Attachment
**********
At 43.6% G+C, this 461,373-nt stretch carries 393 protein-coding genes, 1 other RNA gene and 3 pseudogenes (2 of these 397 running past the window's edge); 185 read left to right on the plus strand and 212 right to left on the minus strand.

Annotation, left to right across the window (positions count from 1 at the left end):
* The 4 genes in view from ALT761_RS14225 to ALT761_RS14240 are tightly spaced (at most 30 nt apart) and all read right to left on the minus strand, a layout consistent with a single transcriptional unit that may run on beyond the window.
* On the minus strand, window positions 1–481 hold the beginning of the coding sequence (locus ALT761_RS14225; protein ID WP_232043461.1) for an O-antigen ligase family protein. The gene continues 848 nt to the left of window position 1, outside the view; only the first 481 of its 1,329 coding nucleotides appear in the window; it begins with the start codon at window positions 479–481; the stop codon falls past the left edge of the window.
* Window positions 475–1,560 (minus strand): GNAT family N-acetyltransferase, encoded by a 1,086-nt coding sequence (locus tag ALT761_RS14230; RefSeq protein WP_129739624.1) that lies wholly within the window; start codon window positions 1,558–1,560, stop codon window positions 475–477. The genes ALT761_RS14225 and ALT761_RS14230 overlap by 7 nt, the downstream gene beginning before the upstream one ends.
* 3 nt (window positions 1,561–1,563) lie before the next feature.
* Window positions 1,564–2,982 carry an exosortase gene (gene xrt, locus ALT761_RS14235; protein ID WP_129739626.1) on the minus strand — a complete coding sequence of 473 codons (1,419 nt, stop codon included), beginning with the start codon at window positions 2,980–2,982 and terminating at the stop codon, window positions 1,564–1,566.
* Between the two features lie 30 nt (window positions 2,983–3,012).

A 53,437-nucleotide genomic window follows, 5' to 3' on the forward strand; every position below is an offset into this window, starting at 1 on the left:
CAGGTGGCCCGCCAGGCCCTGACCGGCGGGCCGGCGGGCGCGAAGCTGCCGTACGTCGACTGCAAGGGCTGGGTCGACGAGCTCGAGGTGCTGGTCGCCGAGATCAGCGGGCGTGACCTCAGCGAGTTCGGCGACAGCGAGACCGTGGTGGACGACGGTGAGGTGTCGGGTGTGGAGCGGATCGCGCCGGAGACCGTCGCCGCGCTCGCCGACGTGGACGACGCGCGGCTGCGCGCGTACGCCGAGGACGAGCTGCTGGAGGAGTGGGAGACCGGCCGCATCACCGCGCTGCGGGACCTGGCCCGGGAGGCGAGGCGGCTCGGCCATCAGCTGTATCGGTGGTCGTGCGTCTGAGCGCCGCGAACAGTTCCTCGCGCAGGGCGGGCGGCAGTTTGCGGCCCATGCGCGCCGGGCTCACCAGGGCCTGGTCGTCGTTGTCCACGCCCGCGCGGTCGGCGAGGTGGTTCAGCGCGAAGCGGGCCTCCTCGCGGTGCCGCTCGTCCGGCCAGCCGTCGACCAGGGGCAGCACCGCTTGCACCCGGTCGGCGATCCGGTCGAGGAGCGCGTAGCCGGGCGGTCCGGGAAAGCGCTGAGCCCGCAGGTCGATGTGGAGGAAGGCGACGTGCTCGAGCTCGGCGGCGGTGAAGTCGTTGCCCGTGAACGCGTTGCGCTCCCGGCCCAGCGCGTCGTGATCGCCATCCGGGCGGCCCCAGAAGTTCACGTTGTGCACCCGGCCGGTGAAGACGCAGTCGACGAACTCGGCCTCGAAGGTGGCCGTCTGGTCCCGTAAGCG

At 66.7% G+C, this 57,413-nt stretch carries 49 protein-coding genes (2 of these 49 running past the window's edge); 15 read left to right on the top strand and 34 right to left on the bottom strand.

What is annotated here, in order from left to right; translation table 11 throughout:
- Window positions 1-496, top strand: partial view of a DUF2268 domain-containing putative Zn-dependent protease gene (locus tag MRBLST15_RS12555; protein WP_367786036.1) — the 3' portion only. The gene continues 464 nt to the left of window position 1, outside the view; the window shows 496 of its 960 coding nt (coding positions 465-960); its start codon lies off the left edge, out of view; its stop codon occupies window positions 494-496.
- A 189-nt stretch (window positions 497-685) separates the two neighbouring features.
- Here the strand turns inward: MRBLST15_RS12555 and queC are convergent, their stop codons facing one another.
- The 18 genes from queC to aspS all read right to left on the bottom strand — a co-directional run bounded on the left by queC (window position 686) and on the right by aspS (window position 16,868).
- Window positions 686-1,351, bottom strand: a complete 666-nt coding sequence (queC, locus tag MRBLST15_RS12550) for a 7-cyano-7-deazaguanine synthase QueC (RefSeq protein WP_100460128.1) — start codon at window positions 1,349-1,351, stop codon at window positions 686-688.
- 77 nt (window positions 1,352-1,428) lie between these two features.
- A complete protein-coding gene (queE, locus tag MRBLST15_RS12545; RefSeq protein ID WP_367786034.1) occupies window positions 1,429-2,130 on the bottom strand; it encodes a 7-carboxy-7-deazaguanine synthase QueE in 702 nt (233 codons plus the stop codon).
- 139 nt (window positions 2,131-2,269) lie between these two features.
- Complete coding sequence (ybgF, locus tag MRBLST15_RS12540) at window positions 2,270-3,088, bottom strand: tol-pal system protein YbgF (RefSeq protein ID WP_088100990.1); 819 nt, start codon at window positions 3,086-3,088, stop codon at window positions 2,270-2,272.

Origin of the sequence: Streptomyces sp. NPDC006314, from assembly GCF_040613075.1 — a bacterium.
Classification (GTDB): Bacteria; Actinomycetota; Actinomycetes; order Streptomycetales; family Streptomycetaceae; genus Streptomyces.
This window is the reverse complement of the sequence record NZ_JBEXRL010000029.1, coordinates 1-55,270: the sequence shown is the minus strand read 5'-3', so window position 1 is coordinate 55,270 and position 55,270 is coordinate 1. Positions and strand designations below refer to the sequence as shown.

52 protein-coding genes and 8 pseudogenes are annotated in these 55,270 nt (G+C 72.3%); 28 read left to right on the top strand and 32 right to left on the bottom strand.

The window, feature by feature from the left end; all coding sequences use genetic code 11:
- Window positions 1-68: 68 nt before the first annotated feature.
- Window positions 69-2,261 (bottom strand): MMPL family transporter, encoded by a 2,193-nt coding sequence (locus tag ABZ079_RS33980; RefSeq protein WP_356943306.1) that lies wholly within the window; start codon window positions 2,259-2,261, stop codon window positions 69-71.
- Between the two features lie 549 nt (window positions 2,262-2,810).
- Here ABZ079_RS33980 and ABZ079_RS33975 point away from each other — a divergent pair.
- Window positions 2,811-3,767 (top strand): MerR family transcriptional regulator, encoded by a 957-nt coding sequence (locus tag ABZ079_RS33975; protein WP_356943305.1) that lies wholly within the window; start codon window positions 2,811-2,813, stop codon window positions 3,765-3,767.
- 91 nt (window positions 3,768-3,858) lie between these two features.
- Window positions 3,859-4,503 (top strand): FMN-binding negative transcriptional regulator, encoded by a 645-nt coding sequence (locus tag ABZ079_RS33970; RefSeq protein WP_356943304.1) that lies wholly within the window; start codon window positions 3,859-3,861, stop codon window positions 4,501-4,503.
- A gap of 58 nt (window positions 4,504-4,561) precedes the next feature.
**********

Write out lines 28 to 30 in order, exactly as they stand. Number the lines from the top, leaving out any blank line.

- Window positions 69-2,261 (bottom strand): MMPL family transporter, encoded by a 2,193-nt coding sequence (locus tag ABZ079_RS33980; RefSeq protein WP_356943306.1) that lies wholly within the window; start codon window positions 2,259-2,261, stop codon window positions 69-71.
- Between the two features lie 549 nt (window positions 2,262-2,810).
- Here ABZ079_RS33980 and ABZ079_RS33975 point away from each other — a divergent pair.